The global financial markets have been hit hard with a number of adverse developments over the past couple of weeks. In addition to the ongoing coronavirus pandemic, which shows no signs of slowing down and will likely continue to worsen, there’s also the oil price war going on between Saudi Arabia and Russia. Between everything, prices for oil have plummeted to new multi-year lows.
The price for American standard West Texas Intermediate crude is trading near the $30 per barrel price point, event dropping below $30 at one point during Monday, something not seen in over four years. Despite best efforts from the Federal Reserve to cut interest rates, investor panic continued as the Dow Jones plummeted an astonishing 3,000 points over the course of a single day. Prices for international benchmark Brent crude ended Monday at $33.56 per barrel, still extraordinarily low.
“Clearly the oil market has ignored the emergency rate cut from the U.S. Fed over the weekend. The breakdown in the OPEC+ deal could not have come at a worse time, with the market already having to deal with a demand shock,” said head commodity analyst and strategist at ING. “The surge in supply expected from April, along with the demand hit, does mean that the global oil market is set to see a significant surplus over 2Q20, suggesting that this current weakness is likely to persist through 2Q20.”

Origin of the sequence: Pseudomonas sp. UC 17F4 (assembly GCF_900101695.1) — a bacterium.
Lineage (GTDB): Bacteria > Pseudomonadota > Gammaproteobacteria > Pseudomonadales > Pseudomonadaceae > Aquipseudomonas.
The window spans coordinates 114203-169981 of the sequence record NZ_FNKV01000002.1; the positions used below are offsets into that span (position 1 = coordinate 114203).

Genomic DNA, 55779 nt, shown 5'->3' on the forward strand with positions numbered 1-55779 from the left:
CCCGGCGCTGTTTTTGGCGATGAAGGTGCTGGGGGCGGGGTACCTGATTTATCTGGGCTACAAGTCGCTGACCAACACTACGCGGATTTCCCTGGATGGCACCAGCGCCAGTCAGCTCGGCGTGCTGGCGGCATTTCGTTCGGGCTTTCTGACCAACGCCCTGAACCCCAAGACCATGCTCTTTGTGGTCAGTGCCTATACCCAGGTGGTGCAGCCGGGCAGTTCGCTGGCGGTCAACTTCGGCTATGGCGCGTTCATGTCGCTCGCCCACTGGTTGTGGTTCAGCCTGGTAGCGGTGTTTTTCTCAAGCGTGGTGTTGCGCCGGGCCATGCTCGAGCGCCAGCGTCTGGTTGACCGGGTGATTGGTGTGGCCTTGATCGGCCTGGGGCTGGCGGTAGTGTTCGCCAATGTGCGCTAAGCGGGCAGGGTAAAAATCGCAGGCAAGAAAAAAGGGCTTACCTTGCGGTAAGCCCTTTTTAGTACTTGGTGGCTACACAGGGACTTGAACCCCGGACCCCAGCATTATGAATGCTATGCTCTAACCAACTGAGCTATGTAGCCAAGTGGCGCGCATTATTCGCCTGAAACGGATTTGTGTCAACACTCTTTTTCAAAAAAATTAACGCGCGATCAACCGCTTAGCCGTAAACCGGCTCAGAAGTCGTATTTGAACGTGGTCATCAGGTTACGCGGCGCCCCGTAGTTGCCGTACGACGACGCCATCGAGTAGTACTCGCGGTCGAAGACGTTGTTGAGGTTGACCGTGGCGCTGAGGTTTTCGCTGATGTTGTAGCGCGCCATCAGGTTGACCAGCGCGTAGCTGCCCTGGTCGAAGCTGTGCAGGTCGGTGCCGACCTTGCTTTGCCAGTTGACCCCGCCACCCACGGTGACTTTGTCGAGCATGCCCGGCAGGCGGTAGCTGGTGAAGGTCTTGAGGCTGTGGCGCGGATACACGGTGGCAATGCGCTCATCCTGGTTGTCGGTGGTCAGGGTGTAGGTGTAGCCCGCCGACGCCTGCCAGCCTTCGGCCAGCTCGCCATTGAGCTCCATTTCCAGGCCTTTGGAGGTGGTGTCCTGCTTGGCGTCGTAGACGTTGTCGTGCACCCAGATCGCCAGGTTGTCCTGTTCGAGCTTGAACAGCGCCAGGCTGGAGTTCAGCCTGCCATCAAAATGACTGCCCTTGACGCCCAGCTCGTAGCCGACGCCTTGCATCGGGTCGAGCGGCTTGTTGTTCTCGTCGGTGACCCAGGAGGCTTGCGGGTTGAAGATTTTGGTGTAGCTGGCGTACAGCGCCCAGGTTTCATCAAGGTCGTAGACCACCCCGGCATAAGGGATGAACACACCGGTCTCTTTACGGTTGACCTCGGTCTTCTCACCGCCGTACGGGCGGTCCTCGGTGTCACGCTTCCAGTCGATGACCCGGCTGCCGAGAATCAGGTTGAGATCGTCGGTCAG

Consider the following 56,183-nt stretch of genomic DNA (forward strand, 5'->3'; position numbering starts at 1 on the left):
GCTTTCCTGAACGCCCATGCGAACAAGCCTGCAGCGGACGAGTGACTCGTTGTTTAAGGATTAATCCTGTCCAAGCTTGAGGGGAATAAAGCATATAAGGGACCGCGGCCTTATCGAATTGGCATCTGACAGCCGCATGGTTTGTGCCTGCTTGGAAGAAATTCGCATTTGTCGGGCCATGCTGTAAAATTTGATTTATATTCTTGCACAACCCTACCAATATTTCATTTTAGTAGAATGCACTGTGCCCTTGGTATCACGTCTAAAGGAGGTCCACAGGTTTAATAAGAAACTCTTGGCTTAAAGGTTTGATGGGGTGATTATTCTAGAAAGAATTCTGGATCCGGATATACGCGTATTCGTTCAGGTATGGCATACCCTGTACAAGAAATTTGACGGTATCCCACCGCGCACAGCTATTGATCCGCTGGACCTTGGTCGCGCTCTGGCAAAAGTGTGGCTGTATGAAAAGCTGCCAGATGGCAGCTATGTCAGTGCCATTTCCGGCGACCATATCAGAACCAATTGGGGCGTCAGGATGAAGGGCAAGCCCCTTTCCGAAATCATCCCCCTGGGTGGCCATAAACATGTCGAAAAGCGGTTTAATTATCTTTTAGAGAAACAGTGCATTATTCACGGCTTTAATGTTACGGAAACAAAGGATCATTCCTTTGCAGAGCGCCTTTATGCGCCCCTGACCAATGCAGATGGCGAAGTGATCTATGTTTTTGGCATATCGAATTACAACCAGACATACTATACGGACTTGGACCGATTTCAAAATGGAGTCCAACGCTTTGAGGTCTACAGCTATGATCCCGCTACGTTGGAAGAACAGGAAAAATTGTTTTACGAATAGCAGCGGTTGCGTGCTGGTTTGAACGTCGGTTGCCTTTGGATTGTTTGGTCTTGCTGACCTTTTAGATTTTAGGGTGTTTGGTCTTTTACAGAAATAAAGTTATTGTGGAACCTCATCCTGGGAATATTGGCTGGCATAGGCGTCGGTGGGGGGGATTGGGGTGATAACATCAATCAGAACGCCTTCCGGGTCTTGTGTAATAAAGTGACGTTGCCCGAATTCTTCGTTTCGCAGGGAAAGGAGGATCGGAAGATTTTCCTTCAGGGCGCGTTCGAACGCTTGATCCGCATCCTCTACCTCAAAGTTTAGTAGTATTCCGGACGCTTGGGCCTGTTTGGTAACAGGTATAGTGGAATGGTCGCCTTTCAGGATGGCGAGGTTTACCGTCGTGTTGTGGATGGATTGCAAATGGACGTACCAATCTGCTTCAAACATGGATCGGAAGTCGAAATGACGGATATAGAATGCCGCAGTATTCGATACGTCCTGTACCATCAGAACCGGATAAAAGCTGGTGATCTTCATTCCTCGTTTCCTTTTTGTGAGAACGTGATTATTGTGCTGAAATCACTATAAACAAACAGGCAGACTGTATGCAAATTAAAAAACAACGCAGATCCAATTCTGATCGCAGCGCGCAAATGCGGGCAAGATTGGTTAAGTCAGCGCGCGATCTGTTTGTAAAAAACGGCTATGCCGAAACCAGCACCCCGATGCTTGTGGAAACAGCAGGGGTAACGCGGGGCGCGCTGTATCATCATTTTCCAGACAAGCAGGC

While the coronavirus has been the primary cause of the market instability over the past month or so, oil markets were hit by another major development when Saudi Arabia suddenly decided to drastically increase its oil production in order to start a price war with Russia. The kingdom had hoped that the Kremlin would go along with further supply cuts, but when it seemed like that wouldn’t be the case, Saudi Arabia decided to do the opposite, start a price war that would hurt both countries until an agreement was made.
The kingdom has mentioned that it’s comfortable with keeping oil prices around $30 per barrel, something that would have been unthinkable a year ago. Regardless, the real question on many oil experts’ minds is just how much money the kingdom will burn through to undergo this price war with Russia and whether it’s completely worth it in the end.
Making matters worse for oil prices are the bleak industrial numbers out of China. The country used to be one of the largest consumers of oil, but the quarantines across the country have done a lot to hamper production. Industrial production fell by around 13.5%, while retail sales have fallen by around 20% thanks to the coronavirus.
Back on Thursday, oil prices had plunged to the lowest point seen since 11 years, with gas futures contracts having seen a 35% decline over the course of the week. In the long-run, prices aren’t expected to improve at all, at least until the Saudi-Russian oil price war ends up resolving itself somehow. The coronavirus isn’t expected to go away either, but its quite possible that the current panic will fade away as people become acclimatized to their new reality.